It is possible to distribute your p3d file as a fully
self-contained application. You can use your p3d file to generate a
custom installer, and distribute this installer to your users. The
installer will produce a fully-self-contained application that doesn't
require the user to install the Panda3D plugin separately. The user
never needs to know that he/she is running Panda3D at all.
This can be done using the
pdeploy utility. It has the
ability generate a graphical installer for every known platform, so you
will never need to boot a different operating system just to generate an
installer for that platform. However, note that pdeploy requires an
internet connection to run.
For information about command-line options, you can invoke:
This will print the help text for pdeploy, along with information about
every supported command-line option.
Generating an installer
You can create a graphical installer for your game using a command similar to:
pdeploy -s -N "My Cool Game" -v 1.0.0 myCoolGame.p3d installer
This will create various subdirectories in the current directory, one for every platform, containing graphical installers that install your game. (You can specify a custom output directory with the -o option.) The Panda3D libraries are not packed with the installer, but they will be automatically downloaded when the game is ran for the first time.
The -s option ensures a self-contained installer is created that does not require an internet connection to run. The resulting installers will also contain the Panda3D libraries and will be larger. In case you want to produce much lighter installers that do not contain the Panda3D libraries themselves, simply omit the -s option. In this case, the game will automatically download the latest stable version of the Panda3D libraries and install it into the user's cache directory on launch (only the first time, though, or when there are updates available).
By default, pdeploy will generate an installer for every known platform. You can also specify a custom set of platforms, by adding the -P option followed by the platform name. You may repeat -P as many times as necessary.
To generate an installer only for the current platform, use the -c option. If -c is provided, any -P options are ignored.
You can also let pdeploy pass custom tokens to the application, as described in Advanced object tags and Splash window tags. You can simply pass tokens to pdeploy using the -t token=value option, and you may repeat the -t option as many times as you need.
In Panda3D versions 1.8 and above, you can let pdeploy generate a custom icon for the installed game. Use and repeat the -i option to pass several image files of different square sizes, which will be combined into a single icon file by pdeploy. To support all platforms, it is recommended to supply images of the sizes 16x16, 32x32, 48x48, 128x128, 256x256, and 512x512, but you may omit the latter two or three sizes if you cannot provide images in that resolution.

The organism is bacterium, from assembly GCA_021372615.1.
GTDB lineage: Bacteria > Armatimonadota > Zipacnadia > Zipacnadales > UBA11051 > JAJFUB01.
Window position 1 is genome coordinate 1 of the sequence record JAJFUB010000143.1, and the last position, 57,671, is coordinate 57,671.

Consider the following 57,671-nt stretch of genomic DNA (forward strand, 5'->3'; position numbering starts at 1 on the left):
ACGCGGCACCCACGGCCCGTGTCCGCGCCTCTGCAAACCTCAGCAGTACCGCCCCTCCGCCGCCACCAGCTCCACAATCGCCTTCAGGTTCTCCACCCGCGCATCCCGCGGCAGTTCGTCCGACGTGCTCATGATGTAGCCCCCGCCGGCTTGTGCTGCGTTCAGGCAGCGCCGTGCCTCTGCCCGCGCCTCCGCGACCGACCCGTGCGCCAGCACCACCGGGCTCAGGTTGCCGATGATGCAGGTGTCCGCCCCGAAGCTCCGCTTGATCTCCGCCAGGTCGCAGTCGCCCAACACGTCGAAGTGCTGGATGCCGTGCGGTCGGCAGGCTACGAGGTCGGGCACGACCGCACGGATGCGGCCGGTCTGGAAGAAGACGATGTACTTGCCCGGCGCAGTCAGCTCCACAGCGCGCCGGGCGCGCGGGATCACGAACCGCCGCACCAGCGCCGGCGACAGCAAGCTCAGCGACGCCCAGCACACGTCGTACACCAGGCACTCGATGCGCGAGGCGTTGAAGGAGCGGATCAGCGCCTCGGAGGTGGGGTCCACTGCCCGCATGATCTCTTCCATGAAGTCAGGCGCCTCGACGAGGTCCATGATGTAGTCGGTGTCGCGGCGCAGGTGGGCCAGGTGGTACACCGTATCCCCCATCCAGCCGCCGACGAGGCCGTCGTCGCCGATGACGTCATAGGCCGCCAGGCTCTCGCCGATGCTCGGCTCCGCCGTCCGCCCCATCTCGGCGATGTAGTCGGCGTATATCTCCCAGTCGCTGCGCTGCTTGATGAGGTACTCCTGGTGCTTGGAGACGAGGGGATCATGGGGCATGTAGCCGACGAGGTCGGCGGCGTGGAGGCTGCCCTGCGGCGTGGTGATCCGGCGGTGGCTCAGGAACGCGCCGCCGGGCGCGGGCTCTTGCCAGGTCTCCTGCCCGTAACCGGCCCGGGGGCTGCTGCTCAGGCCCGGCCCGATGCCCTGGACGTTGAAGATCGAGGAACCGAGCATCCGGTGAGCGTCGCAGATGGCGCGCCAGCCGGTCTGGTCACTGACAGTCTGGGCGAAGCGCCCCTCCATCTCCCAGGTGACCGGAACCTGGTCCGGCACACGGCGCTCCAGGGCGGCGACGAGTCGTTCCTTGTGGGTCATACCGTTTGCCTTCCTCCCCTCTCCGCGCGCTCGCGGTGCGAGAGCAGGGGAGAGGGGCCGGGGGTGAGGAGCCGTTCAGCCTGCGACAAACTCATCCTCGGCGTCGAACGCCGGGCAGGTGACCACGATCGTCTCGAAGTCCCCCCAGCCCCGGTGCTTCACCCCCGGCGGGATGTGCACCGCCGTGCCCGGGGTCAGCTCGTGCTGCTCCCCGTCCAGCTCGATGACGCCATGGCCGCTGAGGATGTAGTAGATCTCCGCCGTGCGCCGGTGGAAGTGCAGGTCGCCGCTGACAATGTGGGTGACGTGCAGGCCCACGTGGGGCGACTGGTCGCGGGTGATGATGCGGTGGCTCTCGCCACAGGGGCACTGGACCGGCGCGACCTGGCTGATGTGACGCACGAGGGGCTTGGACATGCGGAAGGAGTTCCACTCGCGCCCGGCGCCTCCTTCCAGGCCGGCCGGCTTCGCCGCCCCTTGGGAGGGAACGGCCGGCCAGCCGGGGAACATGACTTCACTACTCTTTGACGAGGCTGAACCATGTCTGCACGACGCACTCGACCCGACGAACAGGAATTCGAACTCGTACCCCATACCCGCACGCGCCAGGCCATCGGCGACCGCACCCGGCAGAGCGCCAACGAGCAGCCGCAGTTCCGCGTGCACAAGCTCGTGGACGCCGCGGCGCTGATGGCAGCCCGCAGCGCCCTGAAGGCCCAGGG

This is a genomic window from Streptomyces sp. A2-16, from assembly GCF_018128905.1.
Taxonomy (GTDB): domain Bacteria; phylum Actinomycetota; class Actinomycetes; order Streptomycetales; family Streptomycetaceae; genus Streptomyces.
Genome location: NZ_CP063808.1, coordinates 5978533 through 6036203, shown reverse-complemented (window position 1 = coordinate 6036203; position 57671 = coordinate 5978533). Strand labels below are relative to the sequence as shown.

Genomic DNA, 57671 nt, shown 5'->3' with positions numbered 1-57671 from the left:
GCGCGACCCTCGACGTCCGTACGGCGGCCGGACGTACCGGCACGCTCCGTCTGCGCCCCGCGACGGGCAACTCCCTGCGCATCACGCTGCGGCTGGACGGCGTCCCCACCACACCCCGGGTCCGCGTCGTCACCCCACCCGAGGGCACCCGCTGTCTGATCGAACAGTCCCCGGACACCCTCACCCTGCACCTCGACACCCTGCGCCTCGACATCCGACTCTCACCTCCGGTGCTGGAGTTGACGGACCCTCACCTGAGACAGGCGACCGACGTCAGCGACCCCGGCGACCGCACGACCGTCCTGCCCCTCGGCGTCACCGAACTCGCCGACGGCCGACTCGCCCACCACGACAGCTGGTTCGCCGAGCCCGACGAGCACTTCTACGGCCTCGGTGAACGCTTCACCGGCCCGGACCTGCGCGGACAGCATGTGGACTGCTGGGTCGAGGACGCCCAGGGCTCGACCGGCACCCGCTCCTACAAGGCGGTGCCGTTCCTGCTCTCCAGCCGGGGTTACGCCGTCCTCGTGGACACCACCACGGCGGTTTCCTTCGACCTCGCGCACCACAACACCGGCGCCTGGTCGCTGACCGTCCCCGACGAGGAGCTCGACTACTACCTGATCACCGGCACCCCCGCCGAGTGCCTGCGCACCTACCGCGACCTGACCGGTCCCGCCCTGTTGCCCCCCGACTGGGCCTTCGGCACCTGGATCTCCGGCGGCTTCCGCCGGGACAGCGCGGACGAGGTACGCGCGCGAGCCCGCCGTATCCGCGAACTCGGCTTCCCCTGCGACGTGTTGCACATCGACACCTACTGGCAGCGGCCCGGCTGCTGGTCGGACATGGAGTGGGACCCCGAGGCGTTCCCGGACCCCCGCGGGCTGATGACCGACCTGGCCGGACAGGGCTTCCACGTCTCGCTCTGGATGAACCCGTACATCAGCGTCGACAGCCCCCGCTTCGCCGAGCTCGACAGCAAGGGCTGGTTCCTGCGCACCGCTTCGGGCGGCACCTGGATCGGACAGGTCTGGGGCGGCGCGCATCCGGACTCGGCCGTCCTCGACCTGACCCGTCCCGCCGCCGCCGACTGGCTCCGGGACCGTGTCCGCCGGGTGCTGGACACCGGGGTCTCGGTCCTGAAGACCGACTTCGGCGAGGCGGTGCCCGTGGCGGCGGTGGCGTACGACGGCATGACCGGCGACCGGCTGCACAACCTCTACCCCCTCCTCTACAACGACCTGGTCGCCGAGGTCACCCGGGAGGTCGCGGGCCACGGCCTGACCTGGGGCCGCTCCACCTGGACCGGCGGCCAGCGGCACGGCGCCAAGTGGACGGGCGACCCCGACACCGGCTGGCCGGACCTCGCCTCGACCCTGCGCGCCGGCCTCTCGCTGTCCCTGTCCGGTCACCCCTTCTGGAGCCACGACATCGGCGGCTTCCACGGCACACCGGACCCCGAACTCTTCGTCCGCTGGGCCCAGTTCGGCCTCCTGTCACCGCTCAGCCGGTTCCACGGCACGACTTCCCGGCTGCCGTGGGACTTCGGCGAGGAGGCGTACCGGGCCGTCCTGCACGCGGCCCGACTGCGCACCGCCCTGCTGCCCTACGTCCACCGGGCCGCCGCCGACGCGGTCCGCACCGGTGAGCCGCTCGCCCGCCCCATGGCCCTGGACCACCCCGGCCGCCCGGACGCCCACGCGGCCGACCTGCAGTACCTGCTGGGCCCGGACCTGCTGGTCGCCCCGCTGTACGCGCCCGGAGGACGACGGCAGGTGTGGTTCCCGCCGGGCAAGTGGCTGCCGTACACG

It is recommended to use .png images for correct transparency.
When running the resulting game, the window will be placed in the center of the screen, unless explicitly overridden in the application. You can pass a custom height and width for the window using the 'width' and 'height' tokens.
Note: Even though most of the informational command-line arguments are optional, it is highly recommended to specify as many of them as possible, to provide the most accurate description for your application.
This fictional example shows how to use pdeploy and commonly-used options. (You may want to omit the -P options to generate for every platform.) This is a single command, line breaks are merely added to avoid this manual page from stretching.
pdeploy -s -n coolgame -N "My Cool Game" -v 1.0.0 -a com.cool_company -A "Cool Company"
-e packager@cool_company.com -l "Modified BSD License"
-L bsd.txt -t width=800 -t height=600
-i icon16.png -i icon32.png -i icon48.png -i icon128.png
-P linux_amd64 -P win32 -P osx_i386 coolGame.p3d installer
Generating a launcher executable
Instead of a graphical installer, pdeploy also has the ability to generate a standalone launcher executable. It works similar to tools like py2exe, but is designed to embed .p3d games. This will not require a Panda3D installation to run - instead, when running it, it will automatically download and install the Panda3D libraries. The pdeploy command-line looks like this:
pdeploy myCoolGame.p3d standalone
Like when generating an installer, you can use the -c and P options to specify a custom set of platforms to generate for, -o to specify a custom output directory, and -t to pass custom tokens.
Note that the resulting executable will have some dependencies, such as the X11 libraries on Unix, and the Visual C++ 2008 runtime on Windows. It will not run if those libraries are not present on the system. You should use the "installer" option, as explained above, for a fully self-contained installer that contains the dependent libraries.